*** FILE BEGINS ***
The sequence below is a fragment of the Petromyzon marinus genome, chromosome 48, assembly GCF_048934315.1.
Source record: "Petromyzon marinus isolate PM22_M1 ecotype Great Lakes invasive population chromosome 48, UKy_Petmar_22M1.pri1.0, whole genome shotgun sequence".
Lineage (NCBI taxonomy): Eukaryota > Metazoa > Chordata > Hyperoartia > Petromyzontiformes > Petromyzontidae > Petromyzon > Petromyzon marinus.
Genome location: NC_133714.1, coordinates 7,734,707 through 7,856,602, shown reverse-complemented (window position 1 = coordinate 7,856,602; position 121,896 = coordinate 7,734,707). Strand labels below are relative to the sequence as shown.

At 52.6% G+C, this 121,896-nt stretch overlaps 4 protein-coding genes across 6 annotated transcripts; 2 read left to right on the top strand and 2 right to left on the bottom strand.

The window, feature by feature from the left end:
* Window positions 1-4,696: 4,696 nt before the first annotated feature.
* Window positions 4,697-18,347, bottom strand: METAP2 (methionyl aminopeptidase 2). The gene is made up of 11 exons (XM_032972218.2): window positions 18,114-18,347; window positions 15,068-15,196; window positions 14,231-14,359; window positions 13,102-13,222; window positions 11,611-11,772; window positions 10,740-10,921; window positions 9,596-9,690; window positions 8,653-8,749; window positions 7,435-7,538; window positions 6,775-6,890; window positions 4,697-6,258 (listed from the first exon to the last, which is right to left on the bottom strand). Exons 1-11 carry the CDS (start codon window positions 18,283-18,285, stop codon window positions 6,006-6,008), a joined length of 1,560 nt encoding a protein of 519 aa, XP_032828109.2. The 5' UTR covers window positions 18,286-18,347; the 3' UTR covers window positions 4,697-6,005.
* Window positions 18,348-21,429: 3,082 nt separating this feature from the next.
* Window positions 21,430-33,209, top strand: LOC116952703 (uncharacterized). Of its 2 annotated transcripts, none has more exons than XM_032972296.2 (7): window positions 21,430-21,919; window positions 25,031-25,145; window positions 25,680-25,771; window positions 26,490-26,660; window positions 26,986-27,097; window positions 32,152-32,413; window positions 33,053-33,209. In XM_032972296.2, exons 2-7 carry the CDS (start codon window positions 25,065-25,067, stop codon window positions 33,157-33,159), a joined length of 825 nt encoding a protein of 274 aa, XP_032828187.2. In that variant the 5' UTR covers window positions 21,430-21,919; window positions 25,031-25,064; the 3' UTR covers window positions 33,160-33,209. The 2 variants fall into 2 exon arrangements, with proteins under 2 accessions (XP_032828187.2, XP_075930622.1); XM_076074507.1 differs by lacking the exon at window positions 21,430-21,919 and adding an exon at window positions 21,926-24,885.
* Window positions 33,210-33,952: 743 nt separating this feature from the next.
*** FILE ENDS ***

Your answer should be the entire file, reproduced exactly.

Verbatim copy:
The sequence below is a fragment of the Petromyzon marinus genome, chromosome 48, assembly GCF_048934315.1.
Source record: "Petromyzon marinus isolate PM22_M1 ecotype Great Lakes invasive population chromosome 48, UKy_Petmar_22M1.pri1.0, whole genome shotgun sequence".
Lineage (NCBI taxonomy): Eukaryota > Metazoa > Chordata > Hyperoartia > Petromyzontiformes > Petromyzontidae > Petromyzon > Petromyzon marinus.
Genome location: NC_133714.1, coordinates 7,734,707 through 7,856,602, shown reverse-complemented (window position 1 = coordinate 7,856,602; position 121,896 = coordinate 7,734,707). Strand labels below are relative to the sequence as shown.

At 52.6% G+C, this 121,896-nt stretch overlaps 4 protein-coding genes across 6 annotated transcripts; 2 read left to right on the top strand and 2 right to left on the bottom strand.

The window, feature by feature from the left end:
* Window positions 1-4,696: 4,696 nt before the first annotated feature.
* Window positions 4,697-18,347, bottom strand: METAP2 (methionyl aminopeptidase 2). The gene is made up of 11 exons (XM_032972218.2): window positions 18,114-18,347; window positions 15,068-15,196; window positions 14,231-14,359; window positions 13,102-13,222; window positions 11,611-11,772; window positions 10,740-10,921; window positions 9,596-9,690; window positions 8,653-8,749; window positions 7,435-7,538; window positions 6,775-6,890; window positions 4,697-6,258 (listed from the first exon to the last, which is right to left on the bottom strand). Exons 1-11 carry the CDS (start codon window positions 18,283-18,285, stop codon window positions 6,006-6,008), a joined length of 1,560 nt encoding a protein of 519 aa, XP_032828109.2. The 5' UTR covers window positions 18,286-18,347; the 3' UTR covers window positions 4,697-6,005.
* Window positions 18,348-21,429: 3,082 nt separating this feature from the next.
* Window positions 21,430-33,209, top strand: LOC116952703 (uncharacterized). Of its 2 annotated transcripts, none has more exons than XM_032972296.2 (7): window positions 21,430-21,919; window positions 25,031-25,145; window positions 25,680-25,771; window positions 26,490-26,660; window positions 26,986-27,097; window positions 32,152-32,413; window positions 33,053-33,209. In XM_032972296.2, exons 2-7 carry the CDS (start codon window positions 25,065-25,067, stop codon window positions 33,157-33,159), a joined length of 825 nt encoding a protein of 274 aa, XP_032828187.2. In that variant the 5' UTR covers window positions 21,430-21,919; window positions 25,031-25,064; the 3' UTR covers window positions 33,160-33,209. The 2 variants fall into 2 exon arrangements, with proteins under 2 accessions (XP_032828187.2, XP_075930622.1); XM_076074507.1 differs by lacking the exon at window positions 21,430-21,919 and adding an exon at window positions 21,926-24,885.
* Window positions 33,210-33,952: 743 nt separating this feature from the next.